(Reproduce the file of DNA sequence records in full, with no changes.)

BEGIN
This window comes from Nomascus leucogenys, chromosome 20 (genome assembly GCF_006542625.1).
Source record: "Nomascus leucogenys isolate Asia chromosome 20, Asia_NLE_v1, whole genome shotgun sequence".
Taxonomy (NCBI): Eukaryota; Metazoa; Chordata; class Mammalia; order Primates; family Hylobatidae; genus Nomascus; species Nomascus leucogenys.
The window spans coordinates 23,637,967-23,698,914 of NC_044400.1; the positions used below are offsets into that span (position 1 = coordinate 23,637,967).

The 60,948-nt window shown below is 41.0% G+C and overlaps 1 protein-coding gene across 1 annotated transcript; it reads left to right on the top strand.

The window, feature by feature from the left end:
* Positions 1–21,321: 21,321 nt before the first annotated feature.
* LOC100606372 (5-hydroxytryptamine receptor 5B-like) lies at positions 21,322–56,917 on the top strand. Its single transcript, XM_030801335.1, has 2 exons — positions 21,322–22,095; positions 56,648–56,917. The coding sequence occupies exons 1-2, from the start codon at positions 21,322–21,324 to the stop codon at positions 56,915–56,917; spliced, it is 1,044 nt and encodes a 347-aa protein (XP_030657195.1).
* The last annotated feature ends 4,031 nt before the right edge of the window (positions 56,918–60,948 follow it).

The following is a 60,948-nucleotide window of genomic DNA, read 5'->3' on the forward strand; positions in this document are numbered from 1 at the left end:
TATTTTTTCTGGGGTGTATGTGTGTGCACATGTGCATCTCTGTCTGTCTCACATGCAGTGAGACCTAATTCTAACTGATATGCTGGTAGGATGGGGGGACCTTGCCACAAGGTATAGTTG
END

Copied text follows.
This window comes from Nomascus leucogenys, chromosome 20 (genome assembly GCF_006542625.1).
Source record: "Nomascus leucogenys isolate Asia chromosome 20, Asia_NLE_v1, whole genome shotgun sequence".
Taxonomy (NCBI): Eukaryota; Metazoa; Chordata; class Mammalia; order Primates; family Hylobatidae; genus Nomascus; species Nomascus leucogenys.
The window spans coordinates 23,637,967-23,698,914 of NC_044400.1; the positions used below are offsets into that span (position 1 = coordinate 23,637,967).

The 60,948-nt window shown below is 41.0% G+C and overlaps 1 protein-coding gene across 1 annotated transcript; it reads left to right on the top strand.

The window, feature by feature from the left end:
* Positions 1–21,321: 21,321 nt before the first annotated feature.
* LOC100606372 (5-hydroxytryptamine receptor 5B-like) lies at positions 21,322–56,917 on the top strand. Its single transcript, XM_030801335.1, has 2 exons — positions 21,322–22,095; positions 56,648–56,917. The coding sequence occupies exons 1-2, from the start codon at positions 21,322–21,324 to the stop codon at positions 56,915–56,917; spliced, it is 1,044 nt and encodes a 347-aa protein (XP_030657195.1).
* The last annotated feature ends 4,031 nt before the right edge of the window (positions 56,918–60,948 follow it).

The following is a 60,948-nucleotide window of genomic DNA, read 5'->3' on the forward strand; positions in this document are numbered from 1 at the left end:
TATTTTTTCTGGGGTGTATGTGTGTGCACATGTGCATCTCTGTCTGTCTCACATGCAGTGAGACCTAATTCTAACTGATATGCTGGTAGGATGGGGGGACCTTGCCACAAGGTATAGTTG